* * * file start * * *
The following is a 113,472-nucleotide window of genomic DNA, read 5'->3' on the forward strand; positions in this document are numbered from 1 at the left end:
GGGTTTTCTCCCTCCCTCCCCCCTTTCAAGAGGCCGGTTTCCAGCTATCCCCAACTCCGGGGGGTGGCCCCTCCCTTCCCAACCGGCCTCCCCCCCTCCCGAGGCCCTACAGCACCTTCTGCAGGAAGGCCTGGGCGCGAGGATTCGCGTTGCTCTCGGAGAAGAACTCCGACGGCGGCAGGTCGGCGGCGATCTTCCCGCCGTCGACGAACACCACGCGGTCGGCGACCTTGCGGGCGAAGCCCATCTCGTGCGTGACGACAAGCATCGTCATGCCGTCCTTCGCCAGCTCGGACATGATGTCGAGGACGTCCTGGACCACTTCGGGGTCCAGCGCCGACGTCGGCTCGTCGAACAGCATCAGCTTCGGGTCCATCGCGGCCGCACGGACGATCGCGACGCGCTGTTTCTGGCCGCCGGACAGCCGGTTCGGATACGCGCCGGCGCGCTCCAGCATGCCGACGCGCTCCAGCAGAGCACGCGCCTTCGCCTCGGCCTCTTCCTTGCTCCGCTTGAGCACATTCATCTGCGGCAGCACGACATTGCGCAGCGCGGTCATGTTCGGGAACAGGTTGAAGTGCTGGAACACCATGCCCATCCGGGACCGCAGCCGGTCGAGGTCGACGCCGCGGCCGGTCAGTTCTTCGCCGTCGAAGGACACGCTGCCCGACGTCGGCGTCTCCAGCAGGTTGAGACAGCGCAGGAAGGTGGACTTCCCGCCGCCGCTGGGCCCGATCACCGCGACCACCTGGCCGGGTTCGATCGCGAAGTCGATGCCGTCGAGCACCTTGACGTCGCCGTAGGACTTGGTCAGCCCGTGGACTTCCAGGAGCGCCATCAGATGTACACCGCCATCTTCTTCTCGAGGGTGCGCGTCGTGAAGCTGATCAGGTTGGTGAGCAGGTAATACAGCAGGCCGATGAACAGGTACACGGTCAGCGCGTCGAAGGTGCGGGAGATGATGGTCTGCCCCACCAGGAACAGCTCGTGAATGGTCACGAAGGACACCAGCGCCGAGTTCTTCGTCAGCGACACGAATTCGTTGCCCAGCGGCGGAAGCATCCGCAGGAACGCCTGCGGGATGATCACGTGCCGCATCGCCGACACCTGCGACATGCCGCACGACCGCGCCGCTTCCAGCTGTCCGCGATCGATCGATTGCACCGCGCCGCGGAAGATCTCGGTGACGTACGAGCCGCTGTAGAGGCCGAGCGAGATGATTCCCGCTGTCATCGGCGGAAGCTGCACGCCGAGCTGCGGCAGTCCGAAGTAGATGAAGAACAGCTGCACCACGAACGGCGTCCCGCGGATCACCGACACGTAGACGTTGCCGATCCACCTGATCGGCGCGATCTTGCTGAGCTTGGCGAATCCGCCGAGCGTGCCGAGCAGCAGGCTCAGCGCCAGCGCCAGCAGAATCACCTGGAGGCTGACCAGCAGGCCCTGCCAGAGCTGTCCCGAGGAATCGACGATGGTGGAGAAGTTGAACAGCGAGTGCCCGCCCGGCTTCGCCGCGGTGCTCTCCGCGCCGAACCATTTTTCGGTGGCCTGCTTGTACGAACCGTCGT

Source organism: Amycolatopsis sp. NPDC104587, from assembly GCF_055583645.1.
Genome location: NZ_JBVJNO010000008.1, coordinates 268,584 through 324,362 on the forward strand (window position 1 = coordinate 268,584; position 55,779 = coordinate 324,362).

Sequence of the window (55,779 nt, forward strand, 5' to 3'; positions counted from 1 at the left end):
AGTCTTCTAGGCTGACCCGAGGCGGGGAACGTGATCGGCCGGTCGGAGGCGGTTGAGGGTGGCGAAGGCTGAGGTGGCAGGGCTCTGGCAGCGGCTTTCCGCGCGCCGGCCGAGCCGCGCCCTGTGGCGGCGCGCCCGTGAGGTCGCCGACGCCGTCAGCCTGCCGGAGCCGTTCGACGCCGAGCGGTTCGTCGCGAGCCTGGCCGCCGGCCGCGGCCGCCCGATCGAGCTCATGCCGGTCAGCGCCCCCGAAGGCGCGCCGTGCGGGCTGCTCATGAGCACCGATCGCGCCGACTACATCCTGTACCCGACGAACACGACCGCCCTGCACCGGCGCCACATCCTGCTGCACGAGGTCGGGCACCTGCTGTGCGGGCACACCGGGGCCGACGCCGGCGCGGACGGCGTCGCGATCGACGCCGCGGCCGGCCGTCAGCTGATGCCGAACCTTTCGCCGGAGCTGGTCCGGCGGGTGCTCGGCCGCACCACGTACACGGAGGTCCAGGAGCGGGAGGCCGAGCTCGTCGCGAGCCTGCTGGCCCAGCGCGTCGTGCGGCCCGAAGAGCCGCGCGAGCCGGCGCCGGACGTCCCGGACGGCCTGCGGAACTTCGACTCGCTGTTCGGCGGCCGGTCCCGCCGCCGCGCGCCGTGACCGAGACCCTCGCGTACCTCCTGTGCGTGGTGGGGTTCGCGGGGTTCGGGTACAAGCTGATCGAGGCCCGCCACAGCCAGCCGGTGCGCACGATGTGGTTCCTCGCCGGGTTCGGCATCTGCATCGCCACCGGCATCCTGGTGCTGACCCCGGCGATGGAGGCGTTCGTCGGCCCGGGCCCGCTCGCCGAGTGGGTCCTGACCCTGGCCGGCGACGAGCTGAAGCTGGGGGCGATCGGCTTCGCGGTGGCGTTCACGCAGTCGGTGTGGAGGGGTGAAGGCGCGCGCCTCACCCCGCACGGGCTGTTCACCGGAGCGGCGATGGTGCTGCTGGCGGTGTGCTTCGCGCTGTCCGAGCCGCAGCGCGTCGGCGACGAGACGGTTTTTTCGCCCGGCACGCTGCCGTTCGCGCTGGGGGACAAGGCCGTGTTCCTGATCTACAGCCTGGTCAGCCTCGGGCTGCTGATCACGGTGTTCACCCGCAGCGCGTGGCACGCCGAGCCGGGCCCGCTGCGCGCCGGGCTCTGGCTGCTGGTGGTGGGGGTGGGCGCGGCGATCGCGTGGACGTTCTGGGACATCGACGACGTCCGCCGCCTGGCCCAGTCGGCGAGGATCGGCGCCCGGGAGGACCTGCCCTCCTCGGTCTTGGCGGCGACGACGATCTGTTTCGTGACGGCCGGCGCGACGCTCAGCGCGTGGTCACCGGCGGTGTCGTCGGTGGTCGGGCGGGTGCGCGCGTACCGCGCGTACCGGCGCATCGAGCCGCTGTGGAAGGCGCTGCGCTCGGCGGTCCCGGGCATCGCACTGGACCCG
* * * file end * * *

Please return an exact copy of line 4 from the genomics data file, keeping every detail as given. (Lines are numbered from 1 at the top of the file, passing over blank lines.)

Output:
Genome location: NZ_JBVJNO010000008.1, coordinates 268,584 through 324,362 on the forward strand (window position 1 = coordinate 268,584; position 55,779 = coordinate 324,362).